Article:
By Katherine Anne Porter (born between 1890 and 1894 - died in 1980)
A Study Guide
By Michael J. Cummings...© 2007
.......When Laura arrives at her residence in Mexico City, she winces to learn that Braggioni is waiting for her as usual, singing a song and fingering his guitar. She wants only to lie down and rest. Nevertheless, after her Indian servant, Lupe, brings her hot chocolate and rice, Laura asks Braggioni to sing for her. Although he sings and plays badly, Laura listens politely, for she does not wish to incur his wrath. He can be cruel.
.......Braggioni is proud of himself and his talents, meager as they are. To puncture his pride is to court danger. He is a revolutionary who was once wounded fighting for his cause. His followers think him noble, idealistic. Laura, unfortunately, is indebted to him for her job. When he is in a good mood, he sometimes tells her he is almost willing to overlook the fact that she is a gringa (a derogatory term for an American woman). When he insults her that way, she would like to slap him–but dares not.
.......Braggioni is fat, a hulking mass that has destroyed Laura’s image of a revolutionary as someone lean and heroic and virtuous. She would like to run away–but does not. Laura, 22, was born a Catholic. Occasionally, she does run away, to a church to pray, risking the condemnation of others; for the church is the enemy of the revolutionaries. Leaning forward, his belly bulging and sagging, Braggioni–wearing a leather ammunition belt and elegant clothes to indulge his taste for refinements–sings robustly about loneliness. He also speaks of being disappointed with life, then says Laura will be disappointed too. A chill runs through Laura, one suggesting that she will die a violent death. But she remains in place, with fat Braggioni. Why? Laura has no answer.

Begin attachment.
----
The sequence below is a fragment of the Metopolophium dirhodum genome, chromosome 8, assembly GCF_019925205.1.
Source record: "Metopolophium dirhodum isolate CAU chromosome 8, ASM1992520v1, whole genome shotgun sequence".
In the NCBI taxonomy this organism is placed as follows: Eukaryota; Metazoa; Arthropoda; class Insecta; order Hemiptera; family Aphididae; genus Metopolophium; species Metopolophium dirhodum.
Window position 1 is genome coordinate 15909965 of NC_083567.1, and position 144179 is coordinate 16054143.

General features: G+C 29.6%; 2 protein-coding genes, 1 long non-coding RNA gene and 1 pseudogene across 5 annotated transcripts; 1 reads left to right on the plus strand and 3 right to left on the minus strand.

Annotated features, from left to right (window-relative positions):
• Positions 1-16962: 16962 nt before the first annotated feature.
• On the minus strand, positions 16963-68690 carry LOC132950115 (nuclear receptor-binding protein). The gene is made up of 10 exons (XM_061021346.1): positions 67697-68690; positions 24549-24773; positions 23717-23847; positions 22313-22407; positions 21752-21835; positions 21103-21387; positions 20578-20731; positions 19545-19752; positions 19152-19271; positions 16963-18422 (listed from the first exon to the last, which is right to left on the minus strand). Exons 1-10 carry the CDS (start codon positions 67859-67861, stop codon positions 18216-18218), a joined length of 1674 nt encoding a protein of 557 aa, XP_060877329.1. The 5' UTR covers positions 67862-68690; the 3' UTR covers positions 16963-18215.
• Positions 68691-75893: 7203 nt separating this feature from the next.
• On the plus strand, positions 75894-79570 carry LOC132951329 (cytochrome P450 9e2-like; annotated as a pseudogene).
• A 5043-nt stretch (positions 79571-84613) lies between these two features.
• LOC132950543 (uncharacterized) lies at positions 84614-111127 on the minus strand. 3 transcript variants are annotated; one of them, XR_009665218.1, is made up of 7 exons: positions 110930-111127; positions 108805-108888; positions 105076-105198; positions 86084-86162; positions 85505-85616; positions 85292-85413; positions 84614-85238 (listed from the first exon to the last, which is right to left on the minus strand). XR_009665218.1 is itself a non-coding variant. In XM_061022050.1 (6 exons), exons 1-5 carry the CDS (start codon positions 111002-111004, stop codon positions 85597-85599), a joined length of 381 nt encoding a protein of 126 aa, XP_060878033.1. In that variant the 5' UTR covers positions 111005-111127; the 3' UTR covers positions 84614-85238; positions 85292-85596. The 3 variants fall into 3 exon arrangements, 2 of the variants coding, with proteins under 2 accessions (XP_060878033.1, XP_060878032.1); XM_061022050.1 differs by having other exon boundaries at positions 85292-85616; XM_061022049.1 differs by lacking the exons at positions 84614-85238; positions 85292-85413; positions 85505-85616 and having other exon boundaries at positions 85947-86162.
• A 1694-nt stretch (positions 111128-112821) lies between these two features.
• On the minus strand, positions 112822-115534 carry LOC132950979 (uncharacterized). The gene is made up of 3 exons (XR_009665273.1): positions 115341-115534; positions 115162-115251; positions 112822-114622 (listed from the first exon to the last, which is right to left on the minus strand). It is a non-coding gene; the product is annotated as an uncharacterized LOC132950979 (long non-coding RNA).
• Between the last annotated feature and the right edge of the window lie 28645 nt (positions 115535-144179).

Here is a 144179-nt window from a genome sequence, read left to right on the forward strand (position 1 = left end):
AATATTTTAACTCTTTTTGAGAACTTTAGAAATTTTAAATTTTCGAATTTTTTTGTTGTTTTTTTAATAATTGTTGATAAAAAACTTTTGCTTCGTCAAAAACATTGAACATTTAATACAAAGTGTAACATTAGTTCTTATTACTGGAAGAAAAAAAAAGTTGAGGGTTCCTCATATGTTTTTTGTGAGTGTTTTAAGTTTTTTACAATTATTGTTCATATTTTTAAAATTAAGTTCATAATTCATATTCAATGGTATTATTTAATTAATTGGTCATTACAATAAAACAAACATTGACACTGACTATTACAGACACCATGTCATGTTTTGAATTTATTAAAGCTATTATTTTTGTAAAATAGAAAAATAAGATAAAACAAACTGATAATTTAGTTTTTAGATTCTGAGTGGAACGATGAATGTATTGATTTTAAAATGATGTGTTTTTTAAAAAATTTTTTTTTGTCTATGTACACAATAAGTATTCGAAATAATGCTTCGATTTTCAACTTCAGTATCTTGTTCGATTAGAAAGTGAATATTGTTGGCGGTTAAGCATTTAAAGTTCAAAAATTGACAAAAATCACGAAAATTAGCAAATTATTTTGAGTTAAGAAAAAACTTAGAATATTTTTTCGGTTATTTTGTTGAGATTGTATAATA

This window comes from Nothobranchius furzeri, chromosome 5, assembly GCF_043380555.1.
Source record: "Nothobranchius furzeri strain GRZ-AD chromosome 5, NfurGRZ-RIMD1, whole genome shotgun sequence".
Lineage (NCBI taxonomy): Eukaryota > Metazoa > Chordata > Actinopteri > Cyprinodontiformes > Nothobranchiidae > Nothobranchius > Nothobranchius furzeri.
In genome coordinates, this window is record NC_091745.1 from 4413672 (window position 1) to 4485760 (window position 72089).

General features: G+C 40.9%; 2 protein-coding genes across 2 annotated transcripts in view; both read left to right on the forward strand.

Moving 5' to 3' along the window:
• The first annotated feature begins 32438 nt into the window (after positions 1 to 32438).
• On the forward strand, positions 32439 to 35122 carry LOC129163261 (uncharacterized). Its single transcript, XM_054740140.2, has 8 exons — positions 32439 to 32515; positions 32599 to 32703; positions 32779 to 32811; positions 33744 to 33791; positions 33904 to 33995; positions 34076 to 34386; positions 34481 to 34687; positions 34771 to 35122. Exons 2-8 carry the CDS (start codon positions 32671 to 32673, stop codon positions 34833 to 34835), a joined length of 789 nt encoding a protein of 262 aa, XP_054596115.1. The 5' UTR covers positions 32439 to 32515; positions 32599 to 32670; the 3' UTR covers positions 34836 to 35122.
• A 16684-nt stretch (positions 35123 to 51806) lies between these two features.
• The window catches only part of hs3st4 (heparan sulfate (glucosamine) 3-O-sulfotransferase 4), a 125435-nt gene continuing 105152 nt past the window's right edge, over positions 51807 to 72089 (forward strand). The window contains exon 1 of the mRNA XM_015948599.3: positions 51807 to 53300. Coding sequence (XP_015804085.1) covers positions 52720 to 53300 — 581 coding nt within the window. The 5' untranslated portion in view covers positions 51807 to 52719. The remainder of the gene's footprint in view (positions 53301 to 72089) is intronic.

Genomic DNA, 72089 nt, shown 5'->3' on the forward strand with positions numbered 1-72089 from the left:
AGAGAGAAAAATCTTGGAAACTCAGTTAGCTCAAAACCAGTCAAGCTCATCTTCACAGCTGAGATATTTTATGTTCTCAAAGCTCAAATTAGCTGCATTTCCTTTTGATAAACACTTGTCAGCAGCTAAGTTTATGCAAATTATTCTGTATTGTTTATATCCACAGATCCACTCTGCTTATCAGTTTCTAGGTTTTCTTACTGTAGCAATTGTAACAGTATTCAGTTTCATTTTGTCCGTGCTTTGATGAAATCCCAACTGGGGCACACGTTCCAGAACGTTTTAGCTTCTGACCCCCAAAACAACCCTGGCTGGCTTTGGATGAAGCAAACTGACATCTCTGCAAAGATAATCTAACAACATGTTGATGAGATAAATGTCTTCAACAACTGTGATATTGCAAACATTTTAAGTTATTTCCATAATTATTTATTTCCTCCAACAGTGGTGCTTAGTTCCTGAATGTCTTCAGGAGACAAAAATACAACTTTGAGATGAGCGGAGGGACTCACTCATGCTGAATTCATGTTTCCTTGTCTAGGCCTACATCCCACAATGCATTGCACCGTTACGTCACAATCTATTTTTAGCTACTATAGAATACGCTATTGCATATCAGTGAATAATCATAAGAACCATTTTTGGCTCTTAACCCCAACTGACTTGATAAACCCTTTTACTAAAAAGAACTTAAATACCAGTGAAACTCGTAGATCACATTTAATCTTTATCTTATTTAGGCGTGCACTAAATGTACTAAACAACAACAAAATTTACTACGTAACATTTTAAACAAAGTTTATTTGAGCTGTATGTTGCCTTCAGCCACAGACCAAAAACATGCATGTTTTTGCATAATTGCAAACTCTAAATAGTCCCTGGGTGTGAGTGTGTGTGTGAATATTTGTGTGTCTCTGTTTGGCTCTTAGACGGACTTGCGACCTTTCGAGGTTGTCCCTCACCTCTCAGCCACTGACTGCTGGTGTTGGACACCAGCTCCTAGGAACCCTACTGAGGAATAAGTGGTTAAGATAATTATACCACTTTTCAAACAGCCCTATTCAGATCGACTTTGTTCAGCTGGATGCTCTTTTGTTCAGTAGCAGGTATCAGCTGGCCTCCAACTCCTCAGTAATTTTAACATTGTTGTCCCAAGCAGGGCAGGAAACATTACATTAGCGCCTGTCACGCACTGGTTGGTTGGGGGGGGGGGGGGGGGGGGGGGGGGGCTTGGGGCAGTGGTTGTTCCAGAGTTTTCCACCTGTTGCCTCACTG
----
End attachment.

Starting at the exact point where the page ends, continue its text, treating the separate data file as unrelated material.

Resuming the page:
.......Laura devotes part of her time to teaching English to children at Xochimilco, about 15 miles south of Mexico City. She also attends union meetings and visits political prisoners, taking them cigarettes, food, messages from the outside, and sometimes drugs. When they ask for help, they mention Braggioni: “Why doesn’t he do something?” In addition, she takes information and money to men hiding from the law. Among the recipients of her favors are a Polish agitator and a Rumanian agitator. The latter speaks seductively to her–for she is quite attractive–but she refuses to let him or anyone else touch her. They all are puzzled at why she remains in Mexico.
.......While horseback riding near Cuernavaca (about 35 miles south of Mexico City), she catches the eye of a young army captain who had served under Zapata (Emiliano Zapata–1879-1919–a leading revolutionary). Later, the captain sends her a letter telling her he loves her. Laura does not respond to it.
.......One evening in her patio, a 19-year-old serenades her for two hours under bright moonlight while the blossoms of a Judas tree in her garden are a “dull purple.” Lupe tells her he will go away if she throws him a flower. After Laura follows the advice, the youth–an organizer for the Typographers Union–sings one more song and leaves. But he comes back again and again and sometimes follows her around Mexico City. He also writes poems to her that he leaves in her doorway.
.......Meanwhile, Braggioni tries to impress this very lovely young woman and “speculates . . . on the puzzle of her notorious virginity." He tells her, “You think you are so cold, gringita. Wait and see. You will surprise yourself some day. May I be there to advise you!”